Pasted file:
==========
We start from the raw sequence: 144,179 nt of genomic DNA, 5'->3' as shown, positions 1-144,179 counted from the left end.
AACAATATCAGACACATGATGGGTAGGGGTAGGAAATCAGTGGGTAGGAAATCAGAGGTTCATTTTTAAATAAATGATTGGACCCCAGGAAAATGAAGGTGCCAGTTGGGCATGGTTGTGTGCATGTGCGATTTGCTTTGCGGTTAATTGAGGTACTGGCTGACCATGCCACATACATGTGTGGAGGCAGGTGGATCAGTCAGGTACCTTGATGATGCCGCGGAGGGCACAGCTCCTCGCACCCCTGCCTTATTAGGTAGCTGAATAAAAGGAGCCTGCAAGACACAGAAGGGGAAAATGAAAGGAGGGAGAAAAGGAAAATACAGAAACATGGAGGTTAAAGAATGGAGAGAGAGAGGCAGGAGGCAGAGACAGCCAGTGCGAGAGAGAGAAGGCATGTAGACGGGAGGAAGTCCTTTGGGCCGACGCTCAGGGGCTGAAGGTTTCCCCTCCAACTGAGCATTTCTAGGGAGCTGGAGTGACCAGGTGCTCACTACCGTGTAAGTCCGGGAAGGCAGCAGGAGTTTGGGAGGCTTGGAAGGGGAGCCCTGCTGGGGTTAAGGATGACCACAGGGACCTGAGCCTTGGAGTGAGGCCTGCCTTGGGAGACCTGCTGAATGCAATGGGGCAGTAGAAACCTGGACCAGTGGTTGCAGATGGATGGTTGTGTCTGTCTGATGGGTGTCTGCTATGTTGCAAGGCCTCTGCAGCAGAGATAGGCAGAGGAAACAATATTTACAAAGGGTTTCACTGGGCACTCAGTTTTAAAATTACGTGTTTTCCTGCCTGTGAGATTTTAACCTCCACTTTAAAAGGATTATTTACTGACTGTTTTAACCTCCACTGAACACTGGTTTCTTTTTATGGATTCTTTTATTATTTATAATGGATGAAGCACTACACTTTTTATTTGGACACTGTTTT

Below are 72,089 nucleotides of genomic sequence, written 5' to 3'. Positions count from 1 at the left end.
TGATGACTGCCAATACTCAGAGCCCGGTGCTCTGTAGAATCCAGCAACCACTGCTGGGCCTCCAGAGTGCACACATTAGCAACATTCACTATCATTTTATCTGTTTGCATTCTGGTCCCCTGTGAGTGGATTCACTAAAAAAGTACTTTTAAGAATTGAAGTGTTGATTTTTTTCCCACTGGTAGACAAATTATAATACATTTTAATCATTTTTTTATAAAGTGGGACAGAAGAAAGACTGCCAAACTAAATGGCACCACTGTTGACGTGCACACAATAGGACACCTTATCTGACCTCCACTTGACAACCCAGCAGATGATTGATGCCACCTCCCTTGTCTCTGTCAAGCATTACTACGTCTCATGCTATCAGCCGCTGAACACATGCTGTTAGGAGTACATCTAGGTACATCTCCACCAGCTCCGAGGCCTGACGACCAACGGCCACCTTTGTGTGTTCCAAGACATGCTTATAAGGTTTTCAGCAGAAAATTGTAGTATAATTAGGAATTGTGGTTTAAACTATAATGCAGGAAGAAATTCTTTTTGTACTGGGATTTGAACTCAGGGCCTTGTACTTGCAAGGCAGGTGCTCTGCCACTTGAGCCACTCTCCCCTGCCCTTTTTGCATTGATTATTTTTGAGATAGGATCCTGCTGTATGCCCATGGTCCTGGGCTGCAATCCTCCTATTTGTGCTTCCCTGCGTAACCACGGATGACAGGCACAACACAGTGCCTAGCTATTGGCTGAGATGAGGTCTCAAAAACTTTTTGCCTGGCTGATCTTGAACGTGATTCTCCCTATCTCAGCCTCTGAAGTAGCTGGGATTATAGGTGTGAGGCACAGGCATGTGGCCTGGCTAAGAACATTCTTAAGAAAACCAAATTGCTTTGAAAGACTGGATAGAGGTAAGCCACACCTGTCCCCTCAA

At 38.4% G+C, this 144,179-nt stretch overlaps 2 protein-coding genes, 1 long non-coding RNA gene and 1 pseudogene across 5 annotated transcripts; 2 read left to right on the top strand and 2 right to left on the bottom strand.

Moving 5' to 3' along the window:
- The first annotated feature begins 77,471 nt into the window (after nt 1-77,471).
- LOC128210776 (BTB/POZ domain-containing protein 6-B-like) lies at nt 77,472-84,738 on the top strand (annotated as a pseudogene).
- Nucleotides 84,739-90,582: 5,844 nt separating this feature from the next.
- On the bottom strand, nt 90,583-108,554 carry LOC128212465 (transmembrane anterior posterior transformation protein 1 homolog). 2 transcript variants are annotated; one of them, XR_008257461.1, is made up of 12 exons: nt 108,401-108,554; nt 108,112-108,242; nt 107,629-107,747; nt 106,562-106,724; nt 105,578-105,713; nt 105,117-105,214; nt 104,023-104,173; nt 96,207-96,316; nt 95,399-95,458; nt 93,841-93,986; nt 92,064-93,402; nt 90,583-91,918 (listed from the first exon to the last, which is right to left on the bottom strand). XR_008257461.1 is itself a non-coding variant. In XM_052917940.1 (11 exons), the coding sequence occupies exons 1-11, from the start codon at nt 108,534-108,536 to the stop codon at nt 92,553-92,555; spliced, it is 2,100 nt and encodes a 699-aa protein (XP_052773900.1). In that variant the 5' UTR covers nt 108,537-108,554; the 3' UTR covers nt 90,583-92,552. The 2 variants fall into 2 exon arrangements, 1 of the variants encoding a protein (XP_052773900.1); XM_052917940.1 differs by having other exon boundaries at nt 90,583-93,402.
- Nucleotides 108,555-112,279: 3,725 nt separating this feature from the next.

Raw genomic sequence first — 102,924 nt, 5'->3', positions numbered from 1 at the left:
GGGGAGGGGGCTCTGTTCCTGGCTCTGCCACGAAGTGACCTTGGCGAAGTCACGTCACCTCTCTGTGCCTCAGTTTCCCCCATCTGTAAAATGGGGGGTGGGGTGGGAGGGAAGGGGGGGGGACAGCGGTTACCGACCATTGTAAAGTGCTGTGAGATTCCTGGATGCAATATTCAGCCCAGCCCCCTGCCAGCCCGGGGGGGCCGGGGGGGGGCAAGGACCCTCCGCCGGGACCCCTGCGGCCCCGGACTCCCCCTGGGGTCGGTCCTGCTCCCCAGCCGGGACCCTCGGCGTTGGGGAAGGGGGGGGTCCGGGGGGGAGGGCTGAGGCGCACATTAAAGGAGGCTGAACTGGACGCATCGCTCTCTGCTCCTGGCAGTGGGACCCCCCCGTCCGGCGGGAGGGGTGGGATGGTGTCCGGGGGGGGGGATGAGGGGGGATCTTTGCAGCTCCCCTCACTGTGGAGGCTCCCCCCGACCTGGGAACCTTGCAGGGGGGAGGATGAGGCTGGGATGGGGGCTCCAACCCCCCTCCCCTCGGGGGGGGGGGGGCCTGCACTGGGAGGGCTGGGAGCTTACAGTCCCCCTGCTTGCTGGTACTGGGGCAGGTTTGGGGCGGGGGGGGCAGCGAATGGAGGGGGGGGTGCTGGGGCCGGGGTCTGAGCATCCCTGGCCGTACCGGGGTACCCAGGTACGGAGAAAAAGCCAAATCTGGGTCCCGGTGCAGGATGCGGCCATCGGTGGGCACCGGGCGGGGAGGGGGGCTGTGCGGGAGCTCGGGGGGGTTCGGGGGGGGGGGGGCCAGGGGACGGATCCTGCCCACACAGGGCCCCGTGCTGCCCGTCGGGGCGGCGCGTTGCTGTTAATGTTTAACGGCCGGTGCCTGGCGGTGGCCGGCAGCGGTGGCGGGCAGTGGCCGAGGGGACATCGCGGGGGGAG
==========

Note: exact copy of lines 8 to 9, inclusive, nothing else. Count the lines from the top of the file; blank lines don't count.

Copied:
- LOC128210776 (BTB/POZ domain-containing protein 6-B-like) lies at nt 77,472-84,738 on the top strand (annotated as a pseudogene).
- Nucleotides 84,739-90,582: 5,844 nt separating this feature from the next.